In marking the difference between education for different professions, we may observe, that a clergyman's should essentially differ from a lawyer's in one respect. A boy intended for the bar may be, in some degree, indulged in that pertinacious temper, which glories in supporting an opinion by all the arguments, that can be adduced in its favour: but a boy destined for the church should never be encouraged to argue for victory; he should never be applauded for pleading his cause well, for supporting his own opinion, or for decrying or exposing to ridicule that of his opponent'; he should discuss, not plead, and he should be educated to prefer the discovery of truth to the triumph of victory. He should be taught to reason with temper; and with toleration for the opinions and feelings of others. Thus he will be gradually and habitually prepared for that spirit of religious toleration, which should characterize a clergyman, and he will be formed to those habits of conversational charity, and to that mild persuasive eloquence, which will be useful, amiable, and conciliating in the highest as well as in the lowest stations he may occupy in the church. This tolerant temper need not, however, be carried quite so far as it was by a celebrated philosopher, who said, that he had avoided disputes all his life, and maintained that equanimity for which he was remarkable both in conversation and action, by adhering to his favourite maxim, that “ Every thing is possible, and consequently every body may “ be in the right.”
No!-candid habits and liberality are perfectly consistent with decided judgment and firm conviction. People are often violent in argument, and angry from a secret fear of the strength of their opponents. Where a person has a full sense of being in the right, and of having the best of an argument, it is easy to preserve calmness and temper. Therefore while means are taken to educate a clergyman to mildness of manners and disposition, there is no reason to apprehend that he should be rendered indifferent to the interests of religion.
To give him strength of mind, and to inure him to resist bad example and ridicule, preceptors should teach him to compare characters, and to observe what it is, that people really respect in others. It should be pointed out to him by examples in real life, that those, who adhere to what they believe to be right, are always respected; and that many persons are admired in public places only for fine clothes, equipages, and fashion. Our pupil may be taught confidence in his own understanding, without vanity; and self-estimation, without pride; he may trust in his perception of truth on all subjects that he has well examined; as he must in mathematics depend on the demonstrations, which precede that of the immediate subject to be proved.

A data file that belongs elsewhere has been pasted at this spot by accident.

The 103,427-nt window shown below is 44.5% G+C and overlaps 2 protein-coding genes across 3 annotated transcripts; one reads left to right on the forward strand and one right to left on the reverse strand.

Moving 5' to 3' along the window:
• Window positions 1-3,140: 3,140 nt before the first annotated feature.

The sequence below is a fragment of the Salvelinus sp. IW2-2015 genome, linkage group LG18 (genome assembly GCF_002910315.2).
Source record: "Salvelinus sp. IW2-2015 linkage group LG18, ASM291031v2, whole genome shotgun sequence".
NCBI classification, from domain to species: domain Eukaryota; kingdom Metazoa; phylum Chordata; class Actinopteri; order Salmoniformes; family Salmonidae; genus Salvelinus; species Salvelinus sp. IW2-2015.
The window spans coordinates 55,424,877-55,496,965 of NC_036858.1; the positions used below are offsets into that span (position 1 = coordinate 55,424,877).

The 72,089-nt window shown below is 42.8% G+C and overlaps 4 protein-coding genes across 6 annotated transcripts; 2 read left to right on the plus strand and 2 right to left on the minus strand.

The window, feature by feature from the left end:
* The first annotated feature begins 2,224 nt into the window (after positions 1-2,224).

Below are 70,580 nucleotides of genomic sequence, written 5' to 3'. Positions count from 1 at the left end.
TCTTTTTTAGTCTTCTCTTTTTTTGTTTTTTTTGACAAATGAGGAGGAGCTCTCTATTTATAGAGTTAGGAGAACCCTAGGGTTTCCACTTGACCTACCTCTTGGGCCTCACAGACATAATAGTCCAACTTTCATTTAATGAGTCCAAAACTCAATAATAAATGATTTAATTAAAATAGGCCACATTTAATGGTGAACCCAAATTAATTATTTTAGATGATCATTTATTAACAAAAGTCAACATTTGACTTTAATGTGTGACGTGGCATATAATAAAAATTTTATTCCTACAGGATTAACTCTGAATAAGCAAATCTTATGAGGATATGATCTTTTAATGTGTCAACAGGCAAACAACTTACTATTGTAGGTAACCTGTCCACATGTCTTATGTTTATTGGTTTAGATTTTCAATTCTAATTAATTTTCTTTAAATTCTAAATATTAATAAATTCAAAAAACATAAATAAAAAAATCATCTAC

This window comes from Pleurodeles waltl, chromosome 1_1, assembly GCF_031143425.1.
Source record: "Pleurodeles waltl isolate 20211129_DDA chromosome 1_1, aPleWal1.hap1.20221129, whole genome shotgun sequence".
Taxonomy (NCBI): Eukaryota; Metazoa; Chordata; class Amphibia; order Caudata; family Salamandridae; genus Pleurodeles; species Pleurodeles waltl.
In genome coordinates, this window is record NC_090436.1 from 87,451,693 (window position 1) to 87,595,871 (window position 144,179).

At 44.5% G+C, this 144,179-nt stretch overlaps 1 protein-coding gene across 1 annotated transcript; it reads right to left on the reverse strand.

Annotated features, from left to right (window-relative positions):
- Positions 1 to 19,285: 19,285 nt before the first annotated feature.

Some of the means of forming the moral character of a clergyman have been now suggested. While these are employed, preceptors must at the same time excite the pupil to attend to those classical studies,which are peculiarly necessary; and which form almost the only object of school instruction. These studies should never be postponed till late in life: on the contrary, if they are commenced early, and if a fixed portion of every day is allotted to the business, the learned languages may be acquired under a judicious preceptor, in less time, and with less pain and labour, than are usually devoted to the task. How the pupils may be initiated by conversation in the first principles of grammar; and how the learned languages may be taught without much difficulty, may* elsewhere be seen.
English literature is necessary to a clergyman as well as classical learning. In conducting this part of education, the private preceptor has great advantages over public masters. By a proper choice of English books, the pupil's predilection for his profession may be increased, at the same time that his literary taste is cultivated. We shall not speak of the knowledge of history, chronology, and other useful parts of general education, which are necessary to be acquired. To form our pupil's taste for literature, we should not begin with grave works, but with interesting and entertaining books. He may read the lives, or rather striking passages from the lives of eminent divines, and of men distinguished for piety and benevolence; for instance, the Lives of Latimer, Ridley, Fenelon,
* Practical Education.